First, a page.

Advances in gene therapy for ADA-deficient SCID

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Adenosine deaminase (ADA)-dificient severe combined immunodeficiency (SCID) was the first inherited disease treated with gene therapy. The pilot gene therapy studies demonstrated the safety, therapeutic potential and limitations of ADA gene transfer into hematopoietic cells using retroviral vectors. This review describes the latest progress in ADA-SCID clinical trials using peripheral blood lymphocytes (PBLs) and hematopoietic stem cells (HSCs). PBL gene therapy was able to restore T-cell functions after discontinuation of ADA enzyme replacement therapy, but only partially corrected the purine metabolic defect. The development of improved HSC gene transfer protocols, combined with low intensity conditioning, allowed full correction of the immunological and metabolic ADA defects, with clinical benefit. These results have important implications for future applications of gene therapy in other disorders involving the hematopoietic system.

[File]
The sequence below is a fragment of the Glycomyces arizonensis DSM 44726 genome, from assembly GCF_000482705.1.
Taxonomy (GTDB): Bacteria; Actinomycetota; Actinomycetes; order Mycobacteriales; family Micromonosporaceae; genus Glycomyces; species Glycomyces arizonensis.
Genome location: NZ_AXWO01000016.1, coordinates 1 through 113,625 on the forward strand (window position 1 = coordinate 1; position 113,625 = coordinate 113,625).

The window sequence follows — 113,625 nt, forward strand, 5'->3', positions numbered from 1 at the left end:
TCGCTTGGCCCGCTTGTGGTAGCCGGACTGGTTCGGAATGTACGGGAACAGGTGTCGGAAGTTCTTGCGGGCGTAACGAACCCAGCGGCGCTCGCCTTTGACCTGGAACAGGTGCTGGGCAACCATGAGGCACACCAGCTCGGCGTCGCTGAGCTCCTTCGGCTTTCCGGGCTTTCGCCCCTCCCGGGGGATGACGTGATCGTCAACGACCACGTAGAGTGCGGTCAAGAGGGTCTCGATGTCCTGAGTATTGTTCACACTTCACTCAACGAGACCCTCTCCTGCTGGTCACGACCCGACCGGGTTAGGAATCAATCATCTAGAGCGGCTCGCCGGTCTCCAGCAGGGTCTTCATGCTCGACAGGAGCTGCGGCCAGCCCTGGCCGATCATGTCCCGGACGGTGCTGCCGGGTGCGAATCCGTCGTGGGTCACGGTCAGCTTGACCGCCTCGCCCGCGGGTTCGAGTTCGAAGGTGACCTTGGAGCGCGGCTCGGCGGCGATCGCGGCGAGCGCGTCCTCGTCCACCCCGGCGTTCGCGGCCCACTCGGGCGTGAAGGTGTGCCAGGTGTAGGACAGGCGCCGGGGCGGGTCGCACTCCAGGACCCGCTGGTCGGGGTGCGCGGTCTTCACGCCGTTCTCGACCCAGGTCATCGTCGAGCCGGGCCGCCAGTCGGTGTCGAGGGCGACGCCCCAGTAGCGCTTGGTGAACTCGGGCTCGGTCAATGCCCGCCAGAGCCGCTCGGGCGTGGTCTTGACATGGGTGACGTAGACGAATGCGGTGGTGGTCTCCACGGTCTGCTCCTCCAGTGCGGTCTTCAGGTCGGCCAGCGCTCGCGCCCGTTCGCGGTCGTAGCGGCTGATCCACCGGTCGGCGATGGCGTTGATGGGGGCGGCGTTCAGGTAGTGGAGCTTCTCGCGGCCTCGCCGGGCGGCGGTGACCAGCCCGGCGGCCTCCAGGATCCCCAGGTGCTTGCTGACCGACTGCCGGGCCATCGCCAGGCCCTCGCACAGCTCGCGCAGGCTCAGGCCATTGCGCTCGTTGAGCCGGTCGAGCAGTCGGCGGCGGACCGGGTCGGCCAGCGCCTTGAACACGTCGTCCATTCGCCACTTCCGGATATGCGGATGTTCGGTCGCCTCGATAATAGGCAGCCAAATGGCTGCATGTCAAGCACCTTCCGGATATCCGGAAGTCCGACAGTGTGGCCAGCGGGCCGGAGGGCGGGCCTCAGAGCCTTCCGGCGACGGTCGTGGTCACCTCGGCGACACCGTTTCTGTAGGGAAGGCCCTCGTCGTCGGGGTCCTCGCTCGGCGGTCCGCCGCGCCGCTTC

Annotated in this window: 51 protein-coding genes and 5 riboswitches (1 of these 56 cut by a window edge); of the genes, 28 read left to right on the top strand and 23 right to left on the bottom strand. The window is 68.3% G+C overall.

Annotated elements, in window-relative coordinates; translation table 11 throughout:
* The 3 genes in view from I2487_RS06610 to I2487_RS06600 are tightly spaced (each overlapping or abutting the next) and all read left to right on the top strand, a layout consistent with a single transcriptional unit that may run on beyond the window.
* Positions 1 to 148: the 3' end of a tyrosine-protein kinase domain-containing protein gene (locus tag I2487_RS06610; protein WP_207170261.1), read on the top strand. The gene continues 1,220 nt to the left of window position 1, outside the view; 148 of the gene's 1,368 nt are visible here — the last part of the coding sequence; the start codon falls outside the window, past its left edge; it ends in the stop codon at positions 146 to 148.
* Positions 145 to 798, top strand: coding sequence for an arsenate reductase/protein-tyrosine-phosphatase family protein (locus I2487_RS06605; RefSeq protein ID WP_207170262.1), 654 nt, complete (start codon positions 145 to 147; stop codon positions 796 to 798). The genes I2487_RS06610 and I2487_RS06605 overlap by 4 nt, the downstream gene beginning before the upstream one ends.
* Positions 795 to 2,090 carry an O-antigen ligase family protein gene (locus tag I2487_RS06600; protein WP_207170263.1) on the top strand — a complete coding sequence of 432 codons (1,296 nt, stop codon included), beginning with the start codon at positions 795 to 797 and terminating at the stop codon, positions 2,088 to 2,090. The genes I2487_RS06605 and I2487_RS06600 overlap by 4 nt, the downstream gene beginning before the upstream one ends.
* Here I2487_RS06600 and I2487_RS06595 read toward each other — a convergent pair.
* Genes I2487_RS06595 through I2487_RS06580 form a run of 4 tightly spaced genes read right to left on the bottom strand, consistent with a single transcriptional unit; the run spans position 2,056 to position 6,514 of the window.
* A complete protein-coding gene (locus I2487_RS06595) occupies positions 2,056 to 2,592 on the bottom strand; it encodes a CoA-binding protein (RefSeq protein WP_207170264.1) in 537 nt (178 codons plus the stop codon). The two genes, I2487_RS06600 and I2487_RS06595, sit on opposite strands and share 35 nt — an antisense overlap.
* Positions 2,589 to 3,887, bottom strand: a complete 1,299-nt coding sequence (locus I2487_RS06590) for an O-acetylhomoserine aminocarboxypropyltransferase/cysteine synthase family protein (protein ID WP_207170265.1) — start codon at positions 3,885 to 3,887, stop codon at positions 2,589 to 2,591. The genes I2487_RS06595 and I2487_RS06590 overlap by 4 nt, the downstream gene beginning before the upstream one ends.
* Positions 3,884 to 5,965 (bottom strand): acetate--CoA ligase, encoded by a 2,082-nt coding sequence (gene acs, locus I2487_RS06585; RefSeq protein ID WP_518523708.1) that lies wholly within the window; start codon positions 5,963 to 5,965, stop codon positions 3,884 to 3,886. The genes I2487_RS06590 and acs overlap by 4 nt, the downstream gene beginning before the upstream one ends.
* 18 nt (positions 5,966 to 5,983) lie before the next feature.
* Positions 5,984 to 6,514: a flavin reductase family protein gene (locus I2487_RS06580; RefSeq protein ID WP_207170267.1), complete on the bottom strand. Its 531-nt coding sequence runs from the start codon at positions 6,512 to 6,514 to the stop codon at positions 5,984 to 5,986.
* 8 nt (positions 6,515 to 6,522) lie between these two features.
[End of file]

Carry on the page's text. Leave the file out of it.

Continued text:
Original languageEnglish
Pages (from-to)515-522
Number of pages8
JournalCurrent Opinion in Molecular Therapeutics
Issue number5
Publication statusPublished - Oct 2002


  • Adenosine deaminase
  • Gene transfer
  • Hemotopoietic stem cells
  • Peripheral blood lymphocytes
  • Primary immunodeficiency
  • Retroviral vector

ASJC Scopus subject areas

  • Genetics
  • Genetics(clinical)
  • Pharmacology, Toxicology and Pharmaceutics(all)


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